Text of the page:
Karl Findling could be a poster boy for public lands and our access to them. Findling has hunted and fished Oregon’s public lands for four decades and his passion for their preservation runs deep. Few people have covered as much of the state as Findling. Whether it’s the SE Desert region, Eastern Mountains, the Central Region, Cascade Mountains, or Western Oregon, Karl knows Oregon from a boots-on-the-ground perspective better than most of us. To help fuel his passion for wild backcountry, Karl is a longtime Captain in the Bend Fire Department. On the side, he created Oregon Pack Works which manufactures interchangeable modular pack systems for sportsmen and markets them worldwide. Oregon Pack Works is one of thousands of businesses which help drive a 646 billion dollar national outdoor recreation economy. And, much of that economy is fueled by the legacy of public lands and our access to them.
January 8, 2014
FOR IMMEDIATE RELEASE
Tim Brass, Southern Rockies Coordinator, 651-206-4669
Land Tawney, Executive Director, 406-370-4325
DENVER, COLORADO — Sportsmen from Colorado and beyond today applauded the state of Colorado for moving to protect traditional, fair chase hunting by curbing the use of Unmanned Aerial Vehicles (drones) to pursue wildlife.
Earlier today, the Colorado Parks & Wildlife Commission voted to make Colorado the first state where hunting tradition and fair chase are protected from civilian use of Unmanned Aerial Vehicles (UAV’s) for hunting.
For sportsmen and women who depend on public access to hunt and fish, here’s a bit of good news – Congress is making strides towards permanently funding one of the most important funding sources for public hunting and fishing access: the Land and Water Conservation Fund.
In a recent letter to the Chairman of the House Appropriations Committee, Republican House members emphasized the importance of the Land & Water Conservation Fund to the outdoor enthusiasts and to $1.06 trillion outdoor recreation and tourism based economy that they help sustain. They requested that LWCF be permanently funded and that other House members join in supporting this tax-free public access and conservation program, which recent polls suggest, is supported by 85 percent of Americans.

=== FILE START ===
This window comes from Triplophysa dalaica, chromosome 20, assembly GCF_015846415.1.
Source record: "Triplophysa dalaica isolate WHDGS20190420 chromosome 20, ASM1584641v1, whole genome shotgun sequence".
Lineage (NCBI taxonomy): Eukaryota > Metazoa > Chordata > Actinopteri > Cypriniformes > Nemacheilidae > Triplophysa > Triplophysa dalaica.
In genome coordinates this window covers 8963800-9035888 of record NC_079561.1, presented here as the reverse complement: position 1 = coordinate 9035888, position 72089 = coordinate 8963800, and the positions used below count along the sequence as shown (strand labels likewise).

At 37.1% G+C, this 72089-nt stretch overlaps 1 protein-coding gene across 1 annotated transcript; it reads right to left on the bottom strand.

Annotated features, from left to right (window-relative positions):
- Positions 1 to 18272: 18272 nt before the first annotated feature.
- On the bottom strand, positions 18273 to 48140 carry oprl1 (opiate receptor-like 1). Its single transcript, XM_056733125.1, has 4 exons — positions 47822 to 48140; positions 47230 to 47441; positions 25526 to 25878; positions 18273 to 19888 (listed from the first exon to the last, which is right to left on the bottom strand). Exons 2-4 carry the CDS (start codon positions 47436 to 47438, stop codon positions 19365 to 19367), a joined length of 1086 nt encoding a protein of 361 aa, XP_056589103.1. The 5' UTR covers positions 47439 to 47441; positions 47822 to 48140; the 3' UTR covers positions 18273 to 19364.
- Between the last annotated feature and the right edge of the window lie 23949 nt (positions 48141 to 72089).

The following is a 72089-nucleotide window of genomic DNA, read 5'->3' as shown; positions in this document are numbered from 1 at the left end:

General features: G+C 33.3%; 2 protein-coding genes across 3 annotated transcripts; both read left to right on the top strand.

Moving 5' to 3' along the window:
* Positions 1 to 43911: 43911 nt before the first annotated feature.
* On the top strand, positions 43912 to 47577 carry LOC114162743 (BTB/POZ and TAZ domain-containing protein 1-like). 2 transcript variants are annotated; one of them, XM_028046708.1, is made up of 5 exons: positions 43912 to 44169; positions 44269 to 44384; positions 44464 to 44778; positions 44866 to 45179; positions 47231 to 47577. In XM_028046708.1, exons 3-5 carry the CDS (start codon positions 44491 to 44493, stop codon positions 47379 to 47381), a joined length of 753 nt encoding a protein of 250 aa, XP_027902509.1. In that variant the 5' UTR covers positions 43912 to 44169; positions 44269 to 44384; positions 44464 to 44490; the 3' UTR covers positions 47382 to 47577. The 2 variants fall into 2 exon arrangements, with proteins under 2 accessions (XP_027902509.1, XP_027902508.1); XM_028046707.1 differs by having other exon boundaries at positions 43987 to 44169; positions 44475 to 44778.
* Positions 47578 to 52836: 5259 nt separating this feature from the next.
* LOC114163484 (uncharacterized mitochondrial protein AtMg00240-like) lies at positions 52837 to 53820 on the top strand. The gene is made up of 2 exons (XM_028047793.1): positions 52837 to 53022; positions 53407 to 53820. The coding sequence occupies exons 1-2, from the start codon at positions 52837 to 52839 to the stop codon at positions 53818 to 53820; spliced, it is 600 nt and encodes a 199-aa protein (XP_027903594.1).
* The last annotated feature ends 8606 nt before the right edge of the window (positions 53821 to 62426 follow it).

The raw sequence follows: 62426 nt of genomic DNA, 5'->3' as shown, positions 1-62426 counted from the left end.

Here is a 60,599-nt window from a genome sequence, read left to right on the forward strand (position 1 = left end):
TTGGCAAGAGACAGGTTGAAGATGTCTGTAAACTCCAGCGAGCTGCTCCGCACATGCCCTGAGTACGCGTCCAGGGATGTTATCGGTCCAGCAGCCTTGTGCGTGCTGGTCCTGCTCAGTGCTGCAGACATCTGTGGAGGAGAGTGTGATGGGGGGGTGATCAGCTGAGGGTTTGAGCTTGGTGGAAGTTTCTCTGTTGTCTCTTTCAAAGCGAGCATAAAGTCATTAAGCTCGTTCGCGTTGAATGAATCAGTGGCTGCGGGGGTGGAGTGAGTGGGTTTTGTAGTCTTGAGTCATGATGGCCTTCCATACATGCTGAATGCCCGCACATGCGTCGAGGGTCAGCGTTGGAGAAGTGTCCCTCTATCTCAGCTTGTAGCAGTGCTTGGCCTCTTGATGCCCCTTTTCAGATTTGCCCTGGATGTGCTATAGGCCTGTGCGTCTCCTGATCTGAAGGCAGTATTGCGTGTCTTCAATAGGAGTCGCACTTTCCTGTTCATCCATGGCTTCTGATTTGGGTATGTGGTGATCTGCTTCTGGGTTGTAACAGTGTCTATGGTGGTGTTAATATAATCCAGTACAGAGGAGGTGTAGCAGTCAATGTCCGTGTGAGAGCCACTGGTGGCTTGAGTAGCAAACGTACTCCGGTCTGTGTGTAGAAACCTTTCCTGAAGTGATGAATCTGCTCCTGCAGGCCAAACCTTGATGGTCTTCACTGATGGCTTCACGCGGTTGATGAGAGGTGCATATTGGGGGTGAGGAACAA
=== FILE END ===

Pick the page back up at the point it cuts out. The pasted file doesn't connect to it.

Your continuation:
Signers of this letter included Congressman Steve Daines (MT), Mike Simpson (ID) and Dave Reichert (WA). If your Congressman stood up for public hunting and fishing access, take a minute to thank them. If not, take a minute to contact them and explain the importance of public access to your hunting and fishing pastimes.
Photo Courtesy of Nathan Nichols, 2013 Hunting Photo Contest.
Pebble Mine: BHA has been working to stop the proposed Pebble Mine near Bristol Bay. The Pebble Mine, if allowed to proceed, would be the largest copper/gold mine in North America. The location of the mine would be right above Bristol Bay, a pristine fishery that is home to the world’s largest Sockeye salmon run. In addition to salmon, the bay is home to a huge diversity of other fish and marine mammals and sea birds. BHA does not believe the short term benefits would make up for the long term effects of placing a gigantic mine above one of our last great fisheries. This part of Alaska has frequent earthquakes, which could easily jeopardize the dams necessary to hold back toxic mine tailings. Alaska BHA members have been meeting with biologists and Board of Fisheries directors and making comments about proposed actions and proposed legislation.
For a BHA blog on the Pebble Mine.
To read more about BHA Alaska’s efforts to stop the Pebble Mine, as well as other issues that Alaska BHA is involved in, click here.
BHA members founded a new Arizona State Chapter of Backcountry Hunters and Anglers in September and will be working to identify key areas for protection.